Research Instruments

1. The Questionnaire
A questionnaire can be defined as a group of printed questions which have been deliberately designed and structured to be used to gather information from respondents.

Advantages of using Questionnaire
1. They can be used to reach many people.
2. Save time, especially where they have been mailed to respondents.
3. Cost effective given they can be mailed and one can avoid using interviewers.
4. Questions are standardized and therefore the responses are likely to be the same.
5. Interviewer biases can be avoided when questionnaires are mailed.
6. They give a greater feeling of being anonymous and therefore encourage open responses to sensitive questions.
7. Effective in reaching distant locations where it is not practical to go there.

1. Questionnaire mailed to respondents may not be returned.
2. The inability to control the context of questions answering and specifically the presence of other people who may fill the questionnaire.
3. A certain number of potential respondents, particularly the least educated maybe unable to respond to written questionnaires because of illiteracy and other difficulties in reading.
4. Written questionnaires do not allow the researchers to correct misunderstanding or answer questions that the respondent may have.
5. Source questionnaire may be returned half filled or unanswered.

Guidelines for Asking Questions
In the actual practice of social research-variables are usually operationalized by asking people questions as a way of getting data for analysis and interpretation. That is always the case in survey research, and such ‘self-report’ date are often collected in experiments,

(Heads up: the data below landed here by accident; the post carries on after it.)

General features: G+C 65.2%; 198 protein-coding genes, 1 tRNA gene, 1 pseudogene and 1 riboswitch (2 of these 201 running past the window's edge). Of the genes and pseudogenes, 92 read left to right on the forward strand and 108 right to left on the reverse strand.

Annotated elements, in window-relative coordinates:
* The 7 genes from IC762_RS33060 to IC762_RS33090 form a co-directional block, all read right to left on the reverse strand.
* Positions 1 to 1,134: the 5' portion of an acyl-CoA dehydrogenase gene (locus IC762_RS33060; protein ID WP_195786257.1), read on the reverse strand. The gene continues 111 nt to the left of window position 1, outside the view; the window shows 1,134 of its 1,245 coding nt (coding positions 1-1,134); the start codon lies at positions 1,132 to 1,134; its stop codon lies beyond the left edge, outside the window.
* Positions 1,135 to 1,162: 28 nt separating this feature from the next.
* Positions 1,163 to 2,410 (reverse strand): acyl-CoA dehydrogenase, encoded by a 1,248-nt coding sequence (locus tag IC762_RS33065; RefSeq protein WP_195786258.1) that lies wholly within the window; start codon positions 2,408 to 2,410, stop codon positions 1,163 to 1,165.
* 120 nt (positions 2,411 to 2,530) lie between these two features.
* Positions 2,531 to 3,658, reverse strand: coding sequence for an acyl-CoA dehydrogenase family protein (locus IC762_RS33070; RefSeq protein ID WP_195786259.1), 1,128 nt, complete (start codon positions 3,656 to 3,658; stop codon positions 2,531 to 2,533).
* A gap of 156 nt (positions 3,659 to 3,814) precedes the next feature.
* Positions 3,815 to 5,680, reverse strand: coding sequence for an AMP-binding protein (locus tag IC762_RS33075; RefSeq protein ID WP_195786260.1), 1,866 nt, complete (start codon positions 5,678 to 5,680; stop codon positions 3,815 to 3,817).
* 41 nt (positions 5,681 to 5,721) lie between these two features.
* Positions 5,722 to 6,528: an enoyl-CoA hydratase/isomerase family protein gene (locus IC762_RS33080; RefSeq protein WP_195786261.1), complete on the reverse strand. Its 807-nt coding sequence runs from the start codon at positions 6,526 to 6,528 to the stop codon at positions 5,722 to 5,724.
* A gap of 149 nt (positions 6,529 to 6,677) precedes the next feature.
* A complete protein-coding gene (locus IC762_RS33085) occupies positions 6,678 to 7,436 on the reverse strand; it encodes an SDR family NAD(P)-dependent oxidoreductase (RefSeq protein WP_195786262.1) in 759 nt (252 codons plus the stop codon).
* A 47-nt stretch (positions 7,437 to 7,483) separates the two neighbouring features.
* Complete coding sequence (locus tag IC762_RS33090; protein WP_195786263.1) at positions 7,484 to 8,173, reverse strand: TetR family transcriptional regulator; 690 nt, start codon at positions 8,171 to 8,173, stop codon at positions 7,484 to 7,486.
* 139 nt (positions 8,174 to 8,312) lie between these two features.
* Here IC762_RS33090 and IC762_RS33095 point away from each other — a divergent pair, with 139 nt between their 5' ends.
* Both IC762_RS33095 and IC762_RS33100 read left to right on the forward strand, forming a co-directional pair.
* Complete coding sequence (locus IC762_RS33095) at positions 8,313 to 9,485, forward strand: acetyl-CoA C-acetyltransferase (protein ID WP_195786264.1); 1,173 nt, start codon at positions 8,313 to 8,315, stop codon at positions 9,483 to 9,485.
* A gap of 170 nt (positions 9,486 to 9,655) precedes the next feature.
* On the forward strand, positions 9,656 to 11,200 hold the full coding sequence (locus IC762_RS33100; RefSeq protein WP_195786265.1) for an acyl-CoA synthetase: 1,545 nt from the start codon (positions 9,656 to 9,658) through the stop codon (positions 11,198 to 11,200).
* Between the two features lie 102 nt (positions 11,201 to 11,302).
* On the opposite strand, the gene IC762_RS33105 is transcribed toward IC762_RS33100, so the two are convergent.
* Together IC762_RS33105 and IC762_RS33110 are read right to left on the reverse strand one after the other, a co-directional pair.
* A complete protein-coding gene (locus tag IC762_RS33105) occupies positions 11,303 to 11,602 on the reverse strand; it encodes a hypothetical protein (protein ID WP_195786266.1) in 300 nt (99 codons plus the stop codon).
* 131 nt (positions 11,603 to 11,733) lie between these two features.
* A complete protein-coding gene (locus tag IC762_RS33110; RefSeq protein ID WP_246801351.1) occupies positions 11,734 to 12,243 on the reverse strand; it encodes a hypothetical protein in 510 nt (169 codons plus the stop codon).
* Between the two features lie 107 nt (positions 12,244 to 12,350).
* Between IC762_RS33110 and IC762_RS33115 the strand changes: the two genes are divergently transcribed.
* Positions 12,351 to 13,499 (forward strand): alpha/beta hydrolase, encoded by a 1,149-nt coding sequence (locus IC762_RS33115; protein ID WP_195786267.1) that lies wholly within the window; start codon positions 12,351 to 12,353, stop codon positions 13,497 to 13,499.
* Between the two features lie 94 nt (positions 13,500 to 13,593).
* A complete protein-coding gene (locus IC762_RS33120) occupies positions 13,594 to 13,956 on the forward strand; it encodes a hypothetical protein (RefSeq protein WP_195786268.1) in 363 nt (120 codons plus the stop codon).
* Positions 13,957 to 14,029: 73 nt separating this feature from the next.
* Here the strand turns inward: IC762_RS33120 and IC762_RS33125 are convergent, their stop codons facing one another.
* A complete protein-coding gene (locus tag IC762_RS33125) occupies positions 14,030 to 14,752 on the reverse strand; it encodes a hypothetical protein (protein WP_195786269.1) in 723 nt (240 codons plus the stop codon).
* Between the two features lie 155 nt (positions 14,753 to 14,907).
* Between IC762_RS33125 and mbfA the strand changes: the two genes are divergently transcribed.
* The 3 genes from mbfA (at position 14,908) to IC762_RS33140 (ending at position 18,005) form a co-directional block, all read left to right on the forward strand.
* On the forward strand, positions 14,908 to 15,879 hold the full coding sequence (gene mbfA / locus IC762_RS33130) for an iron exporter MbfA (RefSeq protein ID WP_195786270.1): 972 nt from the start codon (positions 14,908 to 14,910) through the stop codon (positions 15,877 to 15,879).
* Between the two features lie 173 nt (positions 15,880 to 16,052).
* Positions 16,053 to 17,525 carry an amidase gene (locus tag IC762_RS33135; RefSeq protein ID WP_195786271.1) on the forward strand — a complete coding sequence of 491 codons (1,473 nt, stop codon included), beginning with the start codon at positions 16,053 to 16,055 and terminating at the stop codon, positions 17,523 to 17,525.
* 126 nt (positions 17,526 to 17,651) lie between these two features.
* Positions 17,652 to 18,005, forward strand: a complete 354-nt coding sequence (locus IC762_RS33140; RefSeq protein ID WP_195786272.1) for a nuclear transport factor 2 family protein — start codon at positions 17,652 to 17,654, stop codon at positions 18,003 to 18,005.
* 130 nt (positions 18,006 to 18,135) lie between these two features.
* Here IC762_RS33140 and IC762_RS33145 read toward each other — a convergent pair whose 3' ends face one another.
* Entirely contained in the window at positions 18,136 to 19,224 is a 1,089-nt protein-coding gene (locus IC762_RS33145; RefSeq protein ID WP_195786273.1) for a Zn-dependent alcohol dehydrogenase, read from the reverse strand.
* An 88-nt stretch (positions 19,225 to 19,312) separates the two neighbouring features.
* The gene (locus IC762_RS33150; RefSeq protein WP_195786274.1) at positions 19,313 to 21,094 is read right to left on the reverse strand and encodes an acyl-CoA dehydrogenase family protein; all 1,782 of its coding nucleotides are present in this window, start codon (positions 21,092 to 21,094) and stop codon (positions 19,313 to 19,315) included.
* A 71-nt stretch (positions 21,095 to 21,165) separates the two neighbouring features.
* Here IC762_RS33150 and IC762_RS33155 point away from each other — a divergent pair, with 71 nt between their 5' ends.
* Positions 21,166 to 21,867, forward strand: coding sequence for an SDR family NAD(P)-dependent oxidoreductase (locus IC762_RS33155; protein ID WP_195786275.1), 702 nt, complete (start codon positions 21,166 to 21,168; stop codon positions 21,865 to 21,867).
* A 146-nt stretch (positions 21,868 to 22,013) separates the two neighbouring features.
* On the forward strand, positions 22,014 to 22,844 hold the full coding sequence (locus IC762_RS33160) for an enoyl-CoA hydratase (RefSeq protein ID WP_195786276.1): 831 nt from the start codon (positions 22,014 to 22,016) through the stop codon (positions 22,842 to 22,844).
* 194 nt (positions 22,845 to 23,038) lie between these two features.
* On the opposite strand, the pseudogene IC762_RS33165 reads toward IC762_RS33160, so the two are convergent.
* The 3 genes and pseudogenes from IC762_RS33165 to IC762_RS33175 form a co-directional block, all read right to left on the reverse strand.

field research, and other modes of observation. Sometimes the questions are asked by the interviewer, sometimes they are written down and given to respondents for completion (they are called administered questionnaire).

The term questionnaire suggests a collection of questions, but an examination of a typical questionnaire will probably reveal as many statements as questions. That is not without reason. Often, the researcher is interested in determining the extent to which
respondents hold a particular attitude or perspective. If you are able to summarize the attitude in a fairly brief statement, you will often present that statement and ask respondents whether they agree or disagree with it – Rensis Likert scale, – a format where
respondents are asked to strongly agree, agree, disagree, or strongly disagree, or perhaps strongly approve, approve, and so fourth.

Open-Ended and Closed-Ended Questions

Open-ended questions
The respondent in asked to provide his or her own answer to the questions eg. (‘What do you feel is the most important issue facing Kenya today?) and provided with a space to write in the answer (or be asked to report in verbally to an interviewer)

Closed-ended Questions